According to a further embodiment, the torsionability of the shoe may be tuned by thinning or narrowing or both of the intermediate portion relative to the forefoot and rearfoot portions. Thinning the intermediate portion consists of reducing the vertical dimension or thickness of the intermediate portion with respect to the forefoot and rearfoot portions. Narrowing the intermediate portion consists of reducing the lateral dimension of the intermediate portion with respect to the forefoot and rearfoot portions. In addition, the torsionability may be tuned by the addition of at least one aperture in the intermediate portion or by manufacturing the intermediate portion of a material having different mechanical properties than the forefoot and rearfoot portions.
According to yet another embodiment, the forefoot portion, rearfoot portion, and intermediate portion form a single plate. The plate may be rigid in the horizontal plane while still allowing for a pre-selected amount of rotation of the forefoot relative to the rearfoot about the longitudinal axis of the plate. The thickness of the plate may be between about 1-15 millimeters (mm) in thickness, preferably between about 3-10 mm in thickness, and more preferably between about 5-8 mm in thickness. The thickness of the plate may vary depending on the material or combination of materials used. The plate may be manufactured of nylon or composite materials, such as graphite or fiberglass, and is generally coupled to a shoe upper.
Various other embodiments of the torsion system may include a cleat attachment system disposed on the forefoot portion, an upper, an outsole, or a cushioning element. The cleat attachment system may be any known or improved cleat attachment system. The cushioning element may be housed in an aperture located in the rearfoot portion.
These and other objects, along with advantages and features of the present invention herein disclosed, will become apparent through reference to the following description of embodiments of the invention, the accompanying drawings, and the claims.
In the drawings, like reference characters generally refer to the same parts throughout the different views. Also, the drawings are not necessarily to scale emphasis instead generally being placed upon illustrating the principles of the invention. In the following description, various embodiments of the present invention are described with reference to the drawings which show the following.
FIGS. 2A1-2A3 are a schematic longitudinal cross-section and two schematic side views of the torsion system of
Embodiments of the present invention are described below. It is, however, expressly noted that the present invention is not limited to these embodiments, but rather the intention is that modifications which are obvious to the person skilled in the art are also included. In particular, the present invention is not intended to be limited to cycling shoes, but rather to be used for all types of footwear where knee looping or similar movements may occur.
According to one embodiment of the present invention, an article of footwear includes a torsion system which is arranged beneath the foot of the wearer. This can be achieved by integrating the torsion system in accordance with the present invention into an outsole of the article of footwear, or sandwiching the torsion system between the outsole and a midsole, or between the midsole and an insole. If the torsion system is arranged within the outsole, it may differ in color from the surrounding material of the sole, so that the torsion system can be recognized readily from outside the footwear. According to another embodiment, the outsole itself consists essentially of the torsion system. In this case, an optional midsole and an optional insole can be applied to the upper side of the torsion system to provide comfort and damping to the wearer of the article of footwear.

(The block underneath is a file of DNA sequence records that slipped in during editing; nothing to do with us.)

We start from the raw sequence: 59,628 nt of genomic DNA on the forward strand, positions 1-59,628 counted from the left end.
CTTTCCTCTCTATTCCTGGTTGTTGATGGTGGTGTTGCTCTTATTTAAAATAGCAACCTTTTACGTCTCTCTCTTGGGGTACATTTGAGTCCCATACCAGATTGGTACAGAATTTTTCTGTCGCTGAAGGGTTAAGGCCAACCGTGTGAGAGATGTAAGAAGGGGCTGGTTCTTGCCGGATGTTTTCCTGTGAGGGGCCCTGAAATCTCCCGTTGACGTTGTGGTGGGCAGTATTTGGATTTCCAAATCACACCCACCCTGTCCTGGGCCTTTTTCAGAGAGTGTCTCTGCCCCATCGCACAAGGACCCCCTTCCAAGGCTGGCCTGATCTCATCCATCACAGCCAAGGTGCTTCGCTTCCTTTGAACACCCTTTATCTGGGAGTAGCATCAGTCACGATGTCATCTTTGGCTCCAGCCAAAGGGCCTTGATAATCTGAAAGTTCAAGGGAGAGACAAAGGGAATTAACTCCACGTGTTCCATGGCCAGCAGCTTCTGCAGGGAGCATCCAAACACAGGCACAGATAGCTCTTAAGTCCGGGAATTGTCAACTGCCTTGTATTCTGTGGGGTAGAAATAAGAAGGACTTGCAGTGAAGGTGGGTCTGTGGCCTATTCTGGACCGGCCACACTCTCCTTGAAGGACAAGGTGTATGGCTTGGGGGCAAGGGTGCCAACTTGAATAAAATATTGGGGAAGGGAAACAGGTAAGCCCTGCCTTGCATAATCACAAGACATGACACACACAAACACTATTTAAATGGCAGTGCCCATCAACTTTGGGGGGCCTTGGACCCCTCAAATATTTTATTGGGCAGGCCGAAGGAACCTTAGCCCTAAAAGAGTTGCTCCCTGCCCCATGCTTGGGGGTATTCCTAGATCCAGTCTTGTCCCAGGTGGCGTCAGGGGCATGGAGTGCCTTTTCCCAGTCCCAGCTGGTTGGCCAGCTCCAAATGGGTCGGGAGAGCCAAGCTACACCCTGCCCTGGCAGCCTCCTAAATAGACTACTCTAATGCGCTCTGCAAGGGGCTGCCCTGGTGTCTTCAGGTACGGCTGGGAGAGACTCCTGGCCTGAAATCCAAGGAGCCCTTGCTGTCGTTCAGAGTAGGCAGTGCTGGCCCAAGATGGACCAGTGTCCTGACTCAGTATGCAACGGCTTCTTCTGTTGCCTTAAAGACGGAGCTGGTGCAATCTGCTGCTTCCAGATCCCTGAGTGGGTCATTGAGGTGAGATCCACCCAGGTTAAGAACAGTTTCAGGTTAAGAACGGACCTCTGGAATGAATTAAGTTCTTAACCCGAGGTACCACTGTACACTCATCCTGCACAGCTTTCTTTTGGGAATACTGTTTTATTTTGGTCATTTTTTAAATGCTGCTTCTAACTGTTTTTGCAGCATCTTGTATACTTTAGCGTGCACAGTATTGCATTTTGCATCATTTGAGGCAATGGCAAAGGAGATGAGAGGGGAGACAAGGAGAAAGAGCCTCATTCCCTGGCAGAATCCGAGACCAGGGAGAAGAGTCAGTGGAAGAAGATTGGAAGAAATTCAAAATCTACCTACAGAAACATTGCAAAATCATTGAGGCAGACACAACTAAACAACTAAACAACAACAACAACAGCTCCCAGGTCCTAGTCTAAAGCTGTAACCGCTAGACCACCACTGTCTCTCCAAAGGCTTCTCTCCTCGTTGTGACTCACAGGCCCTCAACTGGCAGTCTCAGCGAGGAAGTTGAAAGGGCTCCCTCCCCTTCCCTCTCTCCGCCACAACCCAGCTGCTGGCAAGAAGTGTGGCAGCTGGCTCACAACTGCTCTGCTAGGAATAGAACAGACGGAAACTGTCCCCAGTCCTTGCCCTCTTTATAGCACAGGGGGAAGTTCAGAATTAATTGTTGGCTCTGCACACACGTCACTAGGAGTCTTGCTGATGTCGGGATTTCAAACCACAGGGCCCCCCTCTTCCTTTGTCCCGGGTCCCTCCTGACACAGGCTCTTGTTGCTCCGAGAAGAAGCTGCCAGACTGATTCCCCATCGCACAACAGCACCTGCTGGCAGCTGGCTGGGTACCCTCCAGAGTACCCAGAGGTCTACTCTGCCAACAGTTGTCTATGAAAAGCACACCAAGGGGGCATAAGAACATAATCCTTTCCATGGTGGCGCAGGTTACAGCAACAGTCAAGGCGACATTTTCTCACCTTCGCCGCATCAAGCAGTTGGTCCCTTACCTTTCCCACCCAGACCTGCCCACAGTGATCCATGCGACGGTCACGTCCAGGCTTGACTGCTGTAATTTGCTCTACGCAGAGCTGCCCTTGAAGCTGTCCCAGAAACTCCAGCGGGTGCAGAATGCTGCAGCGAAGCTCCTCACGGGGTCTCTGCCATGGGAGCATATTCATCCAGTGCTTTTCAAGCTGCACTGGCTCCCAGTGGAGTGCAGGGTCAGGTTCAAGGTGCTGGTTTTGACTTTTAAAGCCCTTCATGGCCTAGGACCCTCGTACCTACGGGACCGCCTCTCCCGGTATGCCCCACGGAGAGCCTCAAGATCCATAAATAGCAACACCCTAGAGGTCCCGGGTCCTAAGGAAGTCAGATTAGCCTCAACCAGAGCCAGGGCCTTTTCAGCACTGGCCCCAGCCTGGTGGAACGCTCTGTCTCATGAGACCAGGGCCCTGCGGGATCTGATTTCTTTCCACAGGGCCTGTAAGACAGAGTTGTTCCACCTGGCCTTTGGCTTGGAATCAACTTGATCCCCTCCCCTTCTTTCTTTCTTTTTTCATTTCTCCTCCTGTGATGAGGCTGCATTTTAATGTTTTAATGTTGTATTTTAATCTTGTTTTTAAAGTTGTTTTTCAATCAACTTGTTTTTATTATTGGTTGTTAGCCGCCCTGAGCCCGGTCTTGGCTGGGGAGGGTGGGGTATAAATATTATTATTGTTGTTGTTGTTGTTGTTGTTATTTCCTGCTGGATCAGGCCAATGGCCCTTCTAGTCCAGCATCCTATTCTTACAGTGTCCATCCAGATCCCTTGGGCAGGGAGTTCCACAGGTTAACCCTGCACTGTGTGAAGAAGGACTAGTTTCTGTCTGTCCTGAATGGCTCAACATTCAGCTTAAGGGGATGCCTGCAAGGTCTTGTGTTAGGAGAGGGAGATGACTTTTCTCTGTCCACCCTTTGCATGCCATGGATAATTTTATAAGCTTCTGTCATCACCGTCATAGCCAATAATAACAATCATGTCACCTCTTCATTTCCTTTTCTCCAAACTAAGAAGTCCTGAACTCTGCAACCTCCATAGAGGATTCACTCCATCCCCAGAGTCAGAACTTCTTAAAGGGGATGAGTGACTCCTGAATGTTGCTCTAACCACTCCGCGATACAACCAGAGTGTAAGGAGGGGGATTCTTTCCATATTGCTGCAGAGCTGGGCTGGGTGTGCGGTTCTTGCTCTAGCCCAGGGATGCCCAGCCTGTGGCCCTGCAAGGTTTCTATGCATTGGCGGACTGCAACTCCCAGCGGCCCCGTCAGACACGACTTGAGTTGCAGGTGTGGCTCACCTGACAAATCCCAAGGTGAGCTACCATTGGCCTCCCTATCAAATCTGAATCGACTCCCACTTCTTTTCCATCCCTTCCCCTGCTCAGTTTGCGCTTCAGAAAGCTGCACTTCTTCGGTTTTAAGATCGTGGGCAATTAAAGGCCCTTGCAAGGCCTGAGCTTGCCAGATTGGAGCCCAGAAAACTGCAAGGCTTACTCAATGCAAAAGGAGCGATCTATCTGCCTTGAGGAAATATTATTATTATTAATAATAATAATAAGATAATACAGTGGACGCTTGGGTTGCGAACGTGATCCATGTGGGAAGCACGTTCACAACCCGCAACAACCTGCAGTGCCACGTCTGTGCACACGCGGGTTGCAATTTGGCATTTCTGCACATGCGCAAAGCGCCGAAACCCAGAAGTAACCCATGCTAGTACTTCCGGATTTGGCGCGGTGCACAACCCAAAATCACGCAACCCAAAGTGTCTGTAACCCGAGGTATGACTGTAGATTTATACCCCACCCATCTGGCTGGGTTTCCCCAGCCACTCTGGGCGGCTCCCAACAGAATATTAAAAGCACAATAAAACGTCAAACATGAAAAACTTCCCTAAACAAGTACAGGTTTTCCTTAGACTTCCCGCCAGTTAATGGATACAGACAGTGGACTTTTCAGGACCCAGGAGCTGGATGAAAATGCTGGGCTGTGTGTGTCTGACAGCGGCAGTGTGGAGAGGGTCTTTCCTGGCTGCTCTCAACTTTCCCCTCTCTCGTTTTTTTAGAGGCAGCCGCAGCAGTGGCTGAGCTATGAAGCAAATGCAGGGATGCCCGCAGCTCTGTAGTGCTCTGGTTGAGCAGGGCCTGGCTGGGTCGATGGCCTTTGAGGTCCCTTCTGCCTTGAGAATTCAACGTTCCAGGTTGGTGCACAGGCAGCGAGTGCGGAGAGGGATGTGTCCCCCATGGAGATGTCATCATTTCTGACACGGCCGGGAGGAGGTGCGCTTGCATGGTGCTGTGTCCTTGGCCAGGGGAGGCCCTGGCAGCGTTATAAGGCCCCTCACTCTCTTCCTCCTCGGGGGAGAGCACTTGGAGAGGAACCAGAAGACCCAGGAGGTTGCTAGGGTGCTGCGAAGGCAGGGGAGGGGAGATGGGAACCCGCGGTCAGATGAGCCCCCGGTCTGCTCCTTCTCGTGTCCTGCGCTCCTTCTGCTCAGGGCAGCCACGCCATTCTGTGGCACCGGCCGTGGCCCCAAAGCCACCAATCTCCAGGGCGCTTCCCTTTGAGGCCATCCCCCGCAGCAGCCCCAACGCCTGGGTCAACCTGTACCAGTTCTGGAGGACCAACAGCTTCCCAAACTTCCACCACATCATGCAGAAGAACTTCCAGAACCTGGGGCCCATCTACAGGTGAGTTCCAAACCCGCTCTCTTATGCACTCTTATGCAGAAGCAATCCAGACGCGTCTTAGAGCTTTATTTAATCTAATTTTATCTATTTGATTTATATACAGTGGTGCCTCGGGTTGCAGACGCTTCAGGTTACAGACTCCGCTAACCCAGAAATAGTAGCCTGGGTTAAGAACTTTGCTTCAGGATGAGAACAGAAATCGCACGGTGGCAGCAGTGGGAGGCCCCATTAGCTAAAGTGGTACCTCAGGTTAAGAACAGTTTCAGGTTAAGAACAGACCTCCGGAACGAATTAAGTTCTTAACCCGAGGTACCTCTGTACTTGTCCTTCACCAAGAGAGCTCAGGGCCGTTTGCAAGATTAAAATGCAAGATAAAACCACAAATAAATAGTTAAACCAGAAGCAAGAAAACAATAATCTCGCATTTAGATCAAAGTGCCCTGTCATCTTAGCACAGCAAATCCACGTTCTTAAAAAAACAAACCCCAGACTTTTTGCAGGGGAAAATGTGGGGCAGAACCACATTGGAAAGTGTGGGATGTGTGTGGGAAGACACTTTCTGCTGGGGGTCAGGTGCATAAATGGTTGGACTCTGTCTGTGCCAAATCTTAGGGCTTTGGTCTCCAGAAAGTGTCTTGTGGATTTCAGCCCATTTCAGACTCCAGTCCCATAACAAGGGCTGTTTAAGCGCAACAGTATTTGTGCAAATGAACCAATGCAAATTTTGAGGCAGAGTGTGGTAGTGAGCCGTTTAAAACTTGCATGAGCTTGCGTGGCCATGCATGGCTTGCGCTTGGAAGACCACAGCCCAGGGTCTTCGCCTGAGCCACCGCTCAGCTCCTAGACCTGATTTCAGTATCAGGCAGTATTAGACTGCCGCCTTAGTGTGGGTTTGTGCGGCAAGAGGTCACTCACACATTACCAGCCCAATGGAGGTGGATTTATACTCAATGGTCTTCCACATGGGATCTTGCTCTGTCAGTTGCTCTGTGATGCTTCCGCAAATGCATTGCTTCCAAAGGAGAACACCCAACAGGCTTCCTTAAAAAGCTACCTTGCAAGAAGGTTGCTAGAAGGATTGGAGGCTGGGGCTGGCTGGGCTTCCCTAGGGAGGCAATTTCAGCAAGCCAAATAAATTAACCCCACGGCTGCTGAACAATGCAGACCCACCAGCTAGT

One embodiment of a torsion system for an article of footwear 1 (depicted in phantom) for a left foot, in accordance with the present invention, is shown in
To permit relative rotation of the forefoot and rearfoot portions 16, 14 due to torsional loads, the intermediate portion 12 may be narrower than the forefoot and rearfoot portions 16, 14, as shown in
FIGS. 2A1-2A3 represent a cross-sectional view, a lateral side view, and a medial side view of the torsion system 5 of
Another embodiment of a torsion system 50 according to the present invention is shown in
In the embodiment depicted in
The torsion system may be constructed of a variety of materials; preferably nylon or a composite material is used for fatigue strength, durability, and low weight. Composite materials may include: graphite, fiberglass, carbon fibers embedded in a matrix of resin, or para-aramid fibers, such as the Kevlar® brand sold by DuPont. Suitable plastic materials include thermoplastic polyether block amides, such as the Pebax® brand sold by Elf Atochem, and thermoplastic polyester elastomers, such as the Hytrel® brand sold by DuPont. Plastic materials have advantages with respect to production by injection molding; however, to obtain the desired rigidity and torsional strength, reinforcement may be required. Other suitable materials will be apparent to those of skill in the art.
Having described embodiments of the invention, it will be apparent to those of ordinary skill in the art that other embodiments incorporating the concepts disclosed herein may be used without departing from the spirit and the scope of the invention. The described embodiments are to be considered in all respects only as illustrative and not restrictive. Therefore, it is intended that the scope of the present invention be only limited by the following claims.